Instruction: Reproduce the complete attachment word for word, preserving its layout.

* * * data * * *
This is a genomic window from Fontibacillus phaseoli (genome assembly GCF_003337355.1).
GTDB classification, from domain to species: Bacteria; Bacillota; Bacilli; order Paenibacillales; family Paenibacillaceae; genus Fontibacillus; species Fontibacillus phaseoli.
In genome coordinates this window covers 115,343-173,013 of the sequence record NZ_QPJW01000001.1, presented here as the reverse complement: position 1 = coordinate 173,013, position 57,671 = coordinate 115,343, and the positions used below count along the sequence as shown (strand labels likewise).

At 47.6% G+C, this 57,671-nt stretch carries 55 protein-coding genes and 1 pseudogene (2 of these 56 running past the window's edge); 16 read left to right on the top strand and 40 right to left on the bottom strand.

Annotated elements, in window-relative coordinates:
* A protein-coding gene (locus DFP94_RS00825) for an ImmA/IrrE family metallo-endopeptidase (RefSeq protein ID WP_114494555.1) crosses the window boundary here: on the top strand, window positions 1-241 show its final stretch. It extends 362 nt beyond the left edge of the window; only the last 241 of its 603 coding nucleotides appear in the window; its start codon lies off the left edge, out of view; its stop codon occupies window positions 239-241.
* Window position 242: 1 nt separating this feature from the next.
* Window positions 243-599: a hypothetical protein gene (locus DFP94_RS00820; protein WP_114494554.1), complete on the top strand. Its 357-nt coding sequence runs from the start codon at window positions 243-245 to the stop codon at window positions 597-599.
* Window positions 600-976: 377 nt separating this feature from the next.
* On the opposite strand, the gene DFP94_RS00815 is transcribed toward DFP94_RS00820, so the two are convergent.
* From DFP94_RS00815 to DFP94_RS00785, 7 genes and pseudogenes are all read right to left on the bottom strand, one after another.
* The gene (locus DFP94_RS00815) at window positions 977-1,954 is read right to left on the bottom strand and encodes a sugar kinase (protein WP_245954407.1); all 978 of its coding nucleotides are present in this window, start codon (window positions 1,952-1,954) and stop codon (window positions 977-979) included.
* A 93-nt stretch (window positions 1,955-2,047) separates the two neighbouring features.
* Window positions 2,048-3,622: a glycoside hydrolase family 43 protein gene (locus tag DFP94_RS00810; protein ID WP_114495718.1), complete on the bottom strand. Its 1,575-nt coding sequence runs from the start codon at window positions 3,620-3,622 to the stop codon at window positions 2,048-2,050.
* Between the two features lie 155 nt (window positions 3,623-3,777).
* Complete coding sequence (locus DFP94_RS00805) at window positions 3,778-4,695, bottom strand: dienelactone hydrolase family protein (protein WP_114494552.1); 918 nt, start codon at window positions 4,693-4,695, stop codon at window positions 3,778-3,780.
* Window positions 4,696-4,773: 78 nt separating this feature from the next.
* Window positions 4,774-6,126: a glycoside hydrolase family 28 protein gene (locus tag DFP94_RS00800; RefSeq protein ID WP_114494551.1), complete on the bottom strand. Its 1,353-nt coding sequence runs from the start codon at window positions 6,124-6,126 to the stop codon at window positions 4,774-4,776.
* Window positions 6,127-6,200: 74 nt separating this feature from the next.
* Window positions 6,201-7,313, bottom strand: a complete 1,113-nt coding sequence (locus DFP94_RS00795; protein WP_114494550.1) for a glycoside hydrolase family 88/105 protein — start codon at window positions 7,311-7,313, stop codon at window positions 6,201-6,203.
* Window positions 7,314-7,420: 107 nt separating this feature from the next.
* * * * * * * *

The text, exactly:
This is a genomic window from Fontibacillus phaseoli (genome assembly GCF_003337355.1).
GTDB classification, from domain to species: Bacteria; Bacillota; Bacilli; order Paenibacillales; family Paenibacillaceae; genus Fontibacillus; species Fontibacillus phaseoli.
In genome coordinates this window covers 115,343-173,013 of the sequence record NZ_QPJW01000001.1, presented here as the reverse complement: position 1 = coordinate 173,013, position 57,671 = coordinate 115,343, and the positions used below count along the sequence as shown (strand labels likewise).

At 47.6% G+C, this 57,671-nt stretch carries 55 protein-coding genes and 1 pseudogene (2 of these 56 running past the window's edge); 16 read left to right on the top strand and 40 right to left on the bottom strand.

Annotated elements, in window-relative coordinates:
* A protein-coding gene (locus DFP94_RS00825) for an ImmA/IrrE family metallo-endopeptidase (RefSeq protein ID WP_114494555.1) crosses the window boundary here: on the top strand, window positions 1-241 show its final stretch. It extends 362 nt beyond the left edge of the window; only the last 241 of its 603 coding nucleotides appear in the window; its start codon lies off the left edge, out of view; its stop codon occupies window positions 239-241.
* Window position 242: 1 nt separating this feature from the next.
* Window positions 243-599: a hypothetical protein gene (locus DFP94_RS00820; protein WP_114494554.1), complete on the top strand. Its 357-nt coding sequence runs from the start codon at window positions 243-245 to the stop codon at window positions 597-599.
* Window positions 600-976: 377 nt separating this feature from the next.
* On the opposite strand, the gene DFP94_RS00815 is transcribed toward DFP94_RS00820, so the two are convergent.
* From DFP94_RS00815 to DFP94_RS00785, 7 genes and pseudogenes are all read right to left on the bottom strand, one after another.
* The gene (locus DFP94_RS00815) at window positions 977-1,954 is read right to left on the bottom strand and encodes a sugar kinase (protein WP_245954407.1); all 978 of its coding nucleotides are present in this window, start codon (window positions 1,952-1,954) and stop codon (window positions 977-979) included.
* A 93-nt stretch (window positions 1,955-2,047) separates the two neighbouring features.
* Window positions 2,048-3,622: a glycoside hydrolase family 43 protein gene (locus tag DFP94_RS00810; protein ID WP_114495718.1), complete on the bottom strand. Its 1,575-nt coding sequence runs from the start codon at window positions 3,620-3,622 to the stop codon at window positions 2,048-2,050.
* Between the two features lie 155 nt (window positions 3,623-3,777).
* Complete coding sequence (locus DFP94_RS00805) at window positions 3,778-4,695, bottom strand: dienelactone hydrolase family protein (protein WP_114494552.1); 918 nt, start codon at window positions 4,693-4,695, stop codon at window positions 3,778-3,780.
* Window positions 4,696-4,773: 78 nt separating this feature from the next.
* Window positions 4,774-6,126: a glycoside hydrolase family 28 protein gene (locus tag DFP94_RS00800; RefSeq protein ID WP_114494551.1), complete on the bottom strand. Its 1,353-nt coding sequence runs from the start codon at window positions 6,124-6,126 to the stop codon at window positions 4,774-4,776.
* Window positions 6,127-6,200: 74 nt separating this feature from the next.
* Window positions 6,201-7,313, bottom strand: a complete 1,113-nt coding sequence (locus DFP94_RS00795; protein WP_114494550.1) for a glycoside hydrolase family 88/105 protein — start codon at window positions 7,311-7,313, stop codon at window positions 6,201-6,203.
* Window positions 7,314-7,420: 107 nt separating this feature from the next.